Me & Brother Ray – Part 4: Signifying

Ray-plane2Below is PART 4 of the “Me and Brother Ray” video series.  Go to PART 1 to read more about the series concept.

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“It is only in his music that the American Negro has been able to tell his story,” wrote James Baldwin in a great essay called “Many Thousands Gone.”  But Baldwin says this telling is only possible because Americans approach black music with a “protective sentimentality” that prevents them from truly understanding that story, a story that’s too horrible and too moving for them to comprehend.  If, however, you can learn to read the signs—understand what the music is signifying—that story, at least its outlines, begins to stand out boldly.  So Nat Cole’s song “Mona Lisa” begins to signify something more than a reverie about a painting, or the woman behind it.  And so does Ray Charles’ rendition of Don Walker’s country song “You Don’t Know Me.”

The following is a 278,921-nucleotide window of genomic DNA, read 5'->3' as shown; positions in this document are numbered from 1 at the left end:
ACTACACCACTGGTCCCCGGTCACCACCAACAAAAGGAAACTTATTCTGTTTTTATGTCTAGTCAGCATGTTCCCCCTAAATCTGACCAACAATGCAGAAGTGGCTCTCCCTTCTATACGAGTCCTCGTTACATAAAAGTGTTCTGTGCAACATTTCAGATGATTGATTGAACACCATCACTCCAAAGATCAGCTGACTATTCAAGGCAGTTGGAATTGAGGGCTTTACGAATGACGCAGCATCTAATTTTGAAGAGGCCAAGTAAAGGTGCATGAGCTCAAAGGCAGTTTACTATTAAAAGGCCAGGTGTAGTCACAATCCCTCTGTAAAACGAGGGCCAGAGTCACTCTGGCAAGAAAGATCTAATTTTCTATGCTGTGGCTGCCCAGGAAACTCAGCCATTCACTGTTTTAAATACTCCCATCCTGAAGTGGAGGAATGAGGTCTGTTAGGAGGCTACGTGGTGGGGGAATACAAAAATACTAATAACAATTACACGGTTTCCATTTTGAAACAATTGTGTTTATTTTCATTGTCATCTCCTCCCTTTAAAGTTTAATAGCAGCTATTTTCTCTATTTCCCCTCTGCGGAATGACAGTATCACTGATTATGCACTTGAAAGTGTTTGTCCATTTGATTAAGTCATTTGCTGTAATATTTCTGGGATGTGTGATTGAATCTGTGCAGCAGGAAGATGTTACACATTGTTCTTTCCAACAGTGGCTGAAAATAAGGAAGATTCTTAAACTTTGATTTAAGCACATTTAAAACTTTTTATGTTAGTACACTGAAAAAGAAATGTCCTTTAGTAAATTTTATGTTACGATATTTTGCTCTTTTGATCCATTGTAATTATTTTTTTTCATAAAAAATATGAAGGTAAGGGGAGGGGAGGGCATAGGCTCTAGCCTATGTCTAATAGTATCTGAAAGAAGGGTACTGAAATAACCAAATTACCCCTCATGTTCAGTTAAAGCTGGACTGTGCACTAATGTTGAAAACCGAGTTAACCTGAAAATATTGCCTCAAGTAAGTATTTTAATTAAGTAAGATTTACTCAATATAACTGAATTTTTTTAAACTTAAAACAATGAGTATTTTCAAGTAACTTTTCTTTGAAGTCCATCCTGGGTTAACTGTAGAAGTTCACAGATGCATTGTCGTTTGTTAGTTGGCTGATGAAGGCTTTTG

Wait.  Did I say “country song”?  Ray Charles?  After perusing this list of Go-To’s, listen to Part 4 below.

 Go to the “Me & Brother Ray” lead post for links to all other episodes.

 Go to the main Ray Charles post which lists All Things Ray on this site, including a sample online project on Ray Charles, Country Music, and Musical Hybrids.

  Go to my remembrance of Julian Bond, who reads a poem about Ray near the beginning of this episode.

Go to the TEACHING DIVERSITY main page.

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